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Waste Hierarchy List

Updated on January 8, 2018
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Tamara Wilhite is a technical writer, industrial engineer, mother of 2, and a published sci-fi and horror author.

What Is the Waste Hierarchy?

What is the waste hierarchy according to ISO standards? The waste hierarchy or hierarchy of waste is the list of outcomes that can occur to waste, running from most desirable to least desirable according to ISO 14000 standards.

Waste Hierarchy

The waste hierarchy is, in this order from best to worst:
1. Reduce usage of energy and resources. This is the ideal form of waste handling in the ISO waste hierarchy.
2 If rejected after being manufactured or returned after use, re-use it.
3. If rejected after being manufactured or returned to the supplier, re-cycle it.
4. Incinerate the waste to create energy.
5. Throw away the rejects and send them to the landfill. This is considered the worst option in the waste hierarchy.

Recycling of materials is actually not the ideal solution for dealing with waste per ISO 14000 standards.
Recycling of materials is actually not the ideal solution for dealing with waste per ISO 14000 standards. | Source

The Reasoning Behind the Waste Hierarchy

What is the logic behind the waste hierarchy?

Using less is considered a form of waste reduction, since the less material that is used, the less there is that can be disposed of later. Using less also reduces the amount of mining, harvesting, chemical manufacturing and material processing used in manufacturing the base material used in the initial product. In this regard, a lean process with no waste is ideal under the waste hierarchy and ISO 14000 standards.

Any efforts to use less material or energy to produce a product is considered an improvement under ISO environmental standards; manufacturing a product with less labor is often cheaper, but this is Lean Manufacturing, not something that falls under the ISO 14000 waste hierarchy.


Re-use is considered better than re-cycling because recycling requires energy to melt down and reform the next generation of the product. Re-use is taking something apart or repairing it and using it elsewhere. Re-use can include re-manufacturing, such as repairing a metal item with ceramic cement and then reusing the part or grinding it down to a smaller size and using it elsewhere.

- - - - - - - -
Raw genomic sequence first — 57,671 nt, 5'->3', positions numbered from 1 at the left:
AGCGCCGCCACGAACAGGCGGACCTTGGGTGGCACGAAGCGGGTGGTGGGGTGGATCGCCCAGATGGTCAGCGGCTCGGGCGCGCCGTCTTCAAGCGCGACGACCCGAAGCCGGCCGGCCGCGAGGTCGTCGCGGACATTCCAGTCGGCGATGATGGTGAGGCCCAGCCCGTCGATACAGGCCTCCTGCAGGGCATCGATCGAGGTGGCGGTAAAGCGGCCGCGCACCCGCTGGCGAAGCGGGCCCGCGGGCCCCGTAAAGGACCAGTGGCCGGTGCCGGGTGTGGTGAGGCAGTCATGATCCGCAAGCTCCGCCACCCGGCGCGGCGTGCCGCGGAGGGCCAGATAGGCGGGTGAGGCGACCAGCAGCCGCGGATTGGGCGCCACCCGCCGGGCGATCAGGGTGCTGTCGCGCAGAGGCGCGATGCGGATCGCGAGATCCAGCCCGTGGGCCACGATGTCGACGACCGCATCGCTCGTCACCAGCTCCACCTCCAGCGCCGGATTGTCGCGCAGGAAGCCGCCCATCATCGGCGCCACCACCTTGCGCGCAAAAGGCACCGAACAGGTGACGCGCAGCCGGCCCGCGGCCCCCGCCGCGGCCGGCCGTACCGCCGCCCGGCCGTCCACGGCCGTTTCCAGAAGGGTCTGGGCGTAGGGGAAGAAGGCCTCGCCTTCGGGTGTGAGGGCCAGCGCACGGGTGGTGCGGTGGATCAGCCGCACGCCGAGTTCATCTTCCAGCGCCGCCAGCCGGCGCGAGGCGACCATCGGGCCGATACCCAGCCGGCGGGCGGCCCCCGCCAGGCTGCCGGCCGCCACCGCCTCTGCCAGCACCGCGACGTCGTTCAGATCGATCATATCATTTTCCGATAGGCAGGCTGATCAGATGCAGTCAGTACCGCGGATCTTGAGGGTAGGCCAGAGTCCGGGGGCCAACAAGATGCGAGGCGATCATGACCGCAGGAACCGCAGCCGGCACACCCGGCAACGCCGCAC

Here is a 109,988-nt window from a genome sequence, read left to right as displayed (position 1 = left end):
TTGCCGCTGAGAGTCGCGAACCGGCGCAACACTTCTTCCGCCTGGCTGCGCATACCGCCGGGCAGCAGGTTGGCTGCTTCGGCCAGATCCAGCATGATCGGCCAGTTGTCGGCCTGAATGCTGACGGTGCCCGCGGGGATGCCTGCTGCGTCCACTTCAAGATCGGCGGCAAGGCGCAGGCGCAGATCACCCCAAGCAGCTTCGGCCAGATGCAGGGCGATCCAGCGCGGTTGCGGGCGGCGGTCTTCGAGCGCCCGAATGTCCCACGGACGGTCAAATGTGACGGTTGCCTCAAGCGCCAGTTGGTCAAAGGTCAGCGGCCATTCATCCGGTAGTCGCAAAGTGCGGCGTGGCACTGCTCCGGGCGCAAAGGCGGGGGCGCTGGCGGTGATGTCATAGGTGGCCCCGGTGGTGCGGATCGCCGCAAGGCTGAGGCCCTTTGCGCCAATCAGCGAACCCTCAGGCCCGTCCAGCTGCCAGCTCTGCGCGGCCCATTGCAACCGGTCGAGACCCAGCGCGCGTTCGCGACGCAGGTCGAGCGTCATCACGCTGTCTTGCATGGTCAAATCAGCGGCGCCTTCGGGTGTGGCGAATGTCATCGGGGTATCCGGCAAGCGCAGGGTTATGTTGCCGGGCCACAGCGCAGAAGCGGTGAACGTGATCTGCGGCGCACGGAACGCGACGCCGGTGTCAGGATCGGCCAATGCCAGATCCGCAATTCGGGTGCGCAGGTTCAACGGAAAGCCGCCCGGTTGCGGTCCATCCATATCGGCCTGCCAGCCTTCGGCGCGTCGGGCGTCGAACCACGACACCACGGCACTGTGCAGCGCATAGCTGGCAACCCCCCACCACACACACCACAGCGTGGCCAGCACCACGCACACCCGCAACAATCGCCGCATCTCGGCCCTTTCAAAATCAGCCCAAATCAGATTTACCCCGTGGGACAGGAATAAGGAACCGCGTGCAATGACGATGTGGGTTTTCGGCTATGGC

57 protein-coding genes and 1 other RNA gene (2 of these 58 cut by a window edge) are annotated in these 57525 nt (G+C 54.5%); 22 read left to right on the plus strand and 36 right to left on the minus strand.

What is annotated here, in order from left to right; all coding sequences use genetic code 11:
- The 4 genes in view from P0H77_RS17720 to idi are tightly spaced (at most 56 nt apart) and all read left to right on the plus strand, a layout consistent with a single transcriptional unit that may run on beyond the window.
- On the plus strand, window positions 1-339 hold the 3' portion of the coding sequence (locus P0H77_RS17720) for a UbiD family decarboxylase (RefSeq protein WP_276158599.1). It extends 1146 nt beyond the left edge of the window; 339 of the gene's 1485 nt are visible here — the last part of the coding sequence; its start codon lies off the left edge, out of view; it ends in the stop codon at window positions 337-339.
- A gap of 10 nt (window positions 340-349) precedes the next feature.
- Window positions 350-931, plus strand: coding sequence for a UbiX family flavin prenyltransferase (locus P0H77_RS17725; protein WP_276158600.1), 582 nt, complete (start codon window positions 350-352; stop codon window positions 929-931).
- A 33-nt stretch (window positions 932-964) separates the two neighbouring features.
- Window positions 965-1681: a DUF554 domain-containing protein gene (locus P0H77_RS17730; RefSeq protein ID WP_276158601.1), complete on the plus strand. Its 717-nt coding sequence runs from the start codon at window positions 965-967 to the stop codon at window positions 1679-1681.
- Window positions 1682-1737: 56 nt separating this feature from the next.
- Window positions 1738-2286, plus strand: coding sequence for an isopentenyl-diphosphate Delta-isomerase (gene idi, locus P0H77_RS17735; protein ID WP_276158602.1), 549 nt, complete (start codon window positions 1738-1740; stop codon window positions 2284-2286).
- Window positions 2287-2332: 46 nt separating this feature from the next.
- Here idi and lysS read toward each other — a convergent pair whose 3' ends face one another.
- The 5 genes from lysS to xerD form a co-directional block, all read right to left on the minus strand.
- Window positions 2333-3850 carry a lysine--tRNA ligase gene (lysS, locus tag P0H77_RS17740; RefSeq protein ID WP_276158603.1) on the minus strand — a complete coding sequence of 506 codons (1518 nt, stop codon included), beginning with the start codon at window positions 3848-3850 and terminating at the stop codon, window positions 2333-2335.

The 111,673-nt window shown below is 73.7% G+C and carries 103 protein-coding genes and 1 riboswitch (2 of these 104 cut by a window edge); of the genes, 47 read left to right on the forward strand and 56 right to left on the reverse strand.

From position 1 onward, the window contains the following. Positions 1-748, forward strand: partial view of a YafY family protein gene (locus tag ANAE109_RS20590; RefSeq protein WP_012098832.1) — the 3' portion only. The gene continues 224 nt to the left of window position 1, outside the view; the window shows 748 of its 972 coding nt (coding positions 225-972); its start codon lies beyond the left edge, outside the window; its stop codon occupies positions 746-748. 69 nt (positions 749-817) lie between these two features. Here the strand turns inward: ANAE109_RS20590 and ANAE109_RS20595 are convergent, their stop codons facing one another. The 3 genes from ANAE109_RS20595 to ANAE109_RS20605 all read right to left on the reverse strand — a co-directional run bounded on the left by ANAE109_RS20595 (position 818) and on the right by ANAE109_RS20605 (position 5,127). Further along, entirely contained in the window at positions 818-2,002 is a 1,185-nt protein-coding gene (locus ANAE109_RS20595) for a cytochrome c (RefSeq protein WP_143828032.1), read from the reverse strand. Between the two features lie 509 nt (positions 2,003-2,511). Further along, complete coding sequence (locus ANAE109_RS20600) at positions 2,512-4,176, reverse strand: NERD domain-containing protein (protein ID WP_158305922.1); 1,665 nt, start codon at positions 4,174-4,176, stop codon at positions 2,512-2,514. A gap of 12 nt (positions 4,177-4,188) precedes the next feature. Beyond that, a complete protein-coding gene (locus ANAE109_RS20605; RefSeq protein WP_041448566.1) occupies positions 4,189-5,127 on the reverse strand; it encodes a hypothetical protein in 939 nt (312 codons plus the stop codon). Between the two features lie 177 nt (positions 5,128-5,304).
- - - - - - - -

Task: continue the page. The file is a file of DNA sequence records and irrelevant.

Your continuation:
Recyling refers to the melting down of metals and plastics before turning them into something new or using polymerization to break down plastic into its molecules before reforming new hydrocarbon chains. (Not all plastics can simply be melted and re-used.)

Recycling is inferior to reuse in the waste hierarchy because more energy and effort is needed to recycle materials than re-use components. The effort and energy invested in making it are wasted and must be spent again to convert the recycled material into a new product. And recycling requires energy in and of itself, whether indirectly through chemical processes or directly through the heat to melt something down.


While energy recovery from incineration is better than throwing it away, energy recovery is the next to last option since this destroys all of the energy and effort that went into creating the product. Not even the material is re-used.

Simply throwing something into the landfill is the least desirable option under the waste hierarchy. Capturing methane gas from a landfill created by the decomposition of plastic or paper is not currently considered a form of energy recovery under ISO standards.

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